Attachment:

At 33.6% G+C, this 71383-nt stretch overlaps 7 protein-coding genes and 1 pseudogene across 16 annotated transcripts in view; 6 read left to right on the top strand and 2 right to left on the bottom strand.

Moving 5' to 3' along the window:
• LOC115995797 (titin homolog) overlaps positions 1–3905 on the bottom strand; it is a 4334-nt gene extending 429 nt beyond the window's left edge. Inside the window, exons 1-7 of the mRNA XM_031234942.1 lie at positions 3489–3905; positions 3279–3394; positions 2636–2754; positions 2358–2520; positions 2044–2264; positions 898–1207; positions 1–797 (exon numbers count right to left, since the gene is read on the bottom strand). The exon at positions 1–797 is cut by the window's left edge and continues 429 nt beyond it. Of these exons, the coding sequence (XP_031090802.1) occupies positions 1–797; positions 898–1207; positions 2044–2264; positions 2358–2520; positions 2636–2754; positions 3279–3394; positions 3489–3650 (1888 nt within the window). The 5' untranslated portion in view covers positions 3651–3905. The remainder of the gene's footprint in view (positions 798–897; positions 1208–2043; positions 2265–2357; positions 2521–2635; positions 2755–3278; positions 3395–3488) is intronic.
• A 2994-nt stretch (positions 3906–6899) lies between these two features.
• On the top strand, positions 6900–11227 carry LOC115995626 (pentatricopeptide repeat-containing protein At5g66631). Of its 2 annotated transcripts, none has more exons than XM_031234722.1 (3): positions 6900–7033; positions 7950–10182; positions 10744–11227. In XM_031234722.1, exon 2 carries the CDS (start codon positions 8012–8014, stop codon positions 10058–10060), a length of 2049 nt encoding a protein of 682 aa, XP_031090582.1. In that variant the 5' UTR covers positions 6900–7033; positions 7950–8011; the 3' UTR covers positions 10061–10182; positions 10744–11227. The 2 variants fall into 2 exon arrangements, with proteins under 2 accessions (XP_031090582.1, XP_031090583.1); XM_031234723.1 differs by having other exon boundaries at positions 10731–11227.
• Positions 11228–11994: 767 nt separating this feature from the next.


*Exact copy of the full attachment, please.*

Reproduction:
At 33.6% G+C, this 71383-nt stretch overlaps 7 protein-coding genes and 1 pseudogene across 16 annotated transcripts in view; 6 read left to right on the top strand and 2 right to left on the bottom strand.

Moving 5' to 3' along the window:
• LOC115995797 (titin homolog) overlaps positions 1–3905 on the bottom strand; it is a 4334-nt gene extending 429 nt beyond the window's left edge. Inside the window, exons 1-7 of the mRNA XM_031234942.1 lie at positions 3489–3905; positions 3279–3394; positions 2636–2754; positions 2358–2520; positions 2044–2264; positions 898–1207; positions 1–797 (exon numbers count right to left, since the gene is read on the bottom strand). The exon at positions 1–797 is cut by the window's left edge and continues 429 nt beyond it. Of these exons, the coding sequence (XP_031090802.1) occupies positions 1–797; positions 898–1207; positions 2044–2264; positions 2358–2520; positions 2636–2754; positions 3279–3394; positions 3489–3650 (1888 nt within the window). The 5' untranslated portion in view covers positions 3651–3905. The remainder of the gene's footprint in view (positions 798–897; positions 1208–2043; positions 2265–2357; positions 2521–2635; positions 2755–3278; positions 3395–3488) is intronic.
• A 2994-nt stretch (positions 3906–6899) lies between these two features.
• On the top strand, positions 6900–11227 carry LOC115995626 (pentatricopeptide repeat-containing protein At5g66631). Of its 2 annotated transcripts, none has more exons than XM_031234722.1 (3): positions 6900–7033; positions 7950–10182; positions 10744–11227. In XM_031234722.1, exon 2 carries the CDS (start codon positions 8012–8014, stop codon positions 10058–10060), a length of 2049 nt encoding a protein of 682 aa, XP_031090582.1. In that variant the 5' UTR covers positions 6900–7033; positions 7950–8011; the 3' UTR covers positions 10061–10182; positions 10744–11227. The 2 variants fall into 2 exon arrangements, with proteins under 2 accessions (XP_031090582.1, XP_031090583.1); XM_031234723.1 differs by having other exon boundaries at positions 10731–11227.
• Positions 11228–11994: 767 nt separating this feature from the next.